A new Capital One branch just opened right down the street from me. Normally this wouldn’t be very exciting. In fact, the entire time it was under construction, I’d walk past and think that the bank was opening in a spot that would be perfect for a new restaurant, bar, or café. Why would they open a boring bank here?
Today I walked by and saw that they were celebrating their grand opening. A few representatives were positioned outside, and a friendly associate greeted me when I walked up. I hadn’t seen the inside of the building yet, as it had been blocked until this morning, but now I was able to see that this was not a traditional branch. In fact, it wasn’t even a bank. It was a Capital One Café. The walls were floor-to-ceiling windows, and they were retractable. In fact, they got lucky on their opening day as the weather was perfect, so the walls were fully retracted, creating an open-air environment.
The associate that greeted me extended a coupon for a complimentary coffee. Now, I’m used to walking into the bank and seeing an old coffee maker in the corner, with Styrofoam cups that don’t add too much to the coffee (or banking) experience. But in this case, I looked inside, where I expected to see a row of tellers, but instead it was a full Peet’s Coffee location. I accepted the coupon, and upon looking inside I asked, “Where’s the bank?” She then offered me a tour.
We walked into the seating area, which not only was refreshing because the walls were retracted, but natural light shined in through the glass ceiling as well. My first question once inside was confirming that Wi-Fi was available, which she affirmed, and then showed me multiple stations for charging laptops and phones. Cool, I could actually sit here and get some work done. I looked toward the second-floor balcony and said, “So the tellers are upstairs, right?” She then offered to show me the second floor, which had more stations, more charging stations, and even meeting rooms that were available on a first-come, first-serve basis… but zero bank tellers.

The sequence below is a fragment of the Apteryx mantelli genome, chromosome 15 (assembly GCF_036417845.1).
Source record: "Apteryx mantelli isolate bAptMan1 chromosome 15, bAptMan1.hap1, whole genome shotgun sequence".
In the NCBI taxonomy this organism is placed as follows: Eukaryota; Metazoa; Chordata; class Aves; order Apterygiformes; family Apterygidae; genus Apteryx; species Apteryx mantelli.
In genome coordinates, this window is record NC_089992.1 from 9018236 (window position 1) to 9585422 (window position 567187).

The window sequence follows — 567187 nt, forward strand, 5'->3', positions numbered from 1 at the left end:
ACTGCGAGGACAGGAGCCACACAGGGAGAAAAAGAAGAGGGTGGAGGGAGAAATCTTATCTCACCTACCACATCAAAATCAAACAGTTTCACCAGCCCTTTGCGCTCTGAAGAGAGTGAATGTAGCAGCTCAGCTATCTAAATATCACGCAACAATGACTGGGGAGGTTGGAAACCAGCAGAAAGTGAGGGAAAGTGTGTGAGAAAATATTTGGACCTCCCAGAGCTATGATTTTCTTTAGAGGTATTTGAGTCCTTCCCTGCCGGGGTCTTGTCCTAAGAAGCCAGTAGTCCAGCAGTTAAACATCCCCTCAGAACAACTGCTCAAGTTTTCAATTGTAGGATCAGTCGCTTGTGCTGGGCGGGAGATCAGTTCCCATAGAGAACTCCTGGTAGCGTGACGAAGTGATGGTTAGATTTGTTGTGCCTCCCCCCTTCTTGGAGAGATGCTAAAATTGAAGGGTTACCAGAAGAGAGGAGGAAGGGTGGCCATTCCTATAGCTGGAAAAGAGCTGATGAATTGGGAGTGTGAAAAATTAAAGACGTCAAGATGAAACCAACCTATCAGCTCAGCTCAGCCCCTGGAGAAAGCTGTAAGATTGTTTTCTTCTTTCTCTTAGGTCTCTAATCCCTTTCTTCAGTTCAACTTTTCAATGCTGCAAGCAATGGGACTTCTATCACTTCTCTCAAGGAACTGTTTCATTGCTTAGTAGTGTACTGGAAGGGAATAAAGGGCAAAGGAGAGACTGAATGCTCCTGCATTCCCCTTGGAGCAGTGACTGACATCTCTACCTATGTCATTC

I felt the way that most people probably felt the first time they walked into an Apple store. Where are the cash registers? Where do I get in line? Why is someone greeting me right away? I had similar questions – I saw that there was an ATM available, but what about regular banking needs? She told me that the associates visit the guests while they’re sitting in the café area; there are no tellers, no lines, and certainly no stale coffee while you’re waiting. They’ve taken the Apple Store experience, combined it with their own banking services, and identified that consumer trends are changing – people don’t need traditional banks anymore.
Let’s bring this back to the attractions industry. Who are you benchmarking against? Is it similar types of attractions? If so, there is a finite amount of ideas that you’re going to generate. Expand your search. Go to an Apple Store. Test drive a luxury sports car. Walk into a real estate office pretending to buy a new home. Think about how your drink is made and delivered to you at Starbucks. Ask yourself, what are these industries doing that I’m not, that could enhance the guest experience? Better yet, what can I do better?
As the Founder of BackLooper, a consumer insights tool, Joshua not only helps attractions generate higher volumes of customer feedback, but provides them with the intelligence needed to correct the most pressing concerns that detract from the guest experience. Joshua’s passion for guest experience comes from his background in hospitality and tourism, serving visitors from all around the world and specializing in complex service failure resolution. BackLooper has proven to help attractions optimize their feedback loop and foster guest loyalty.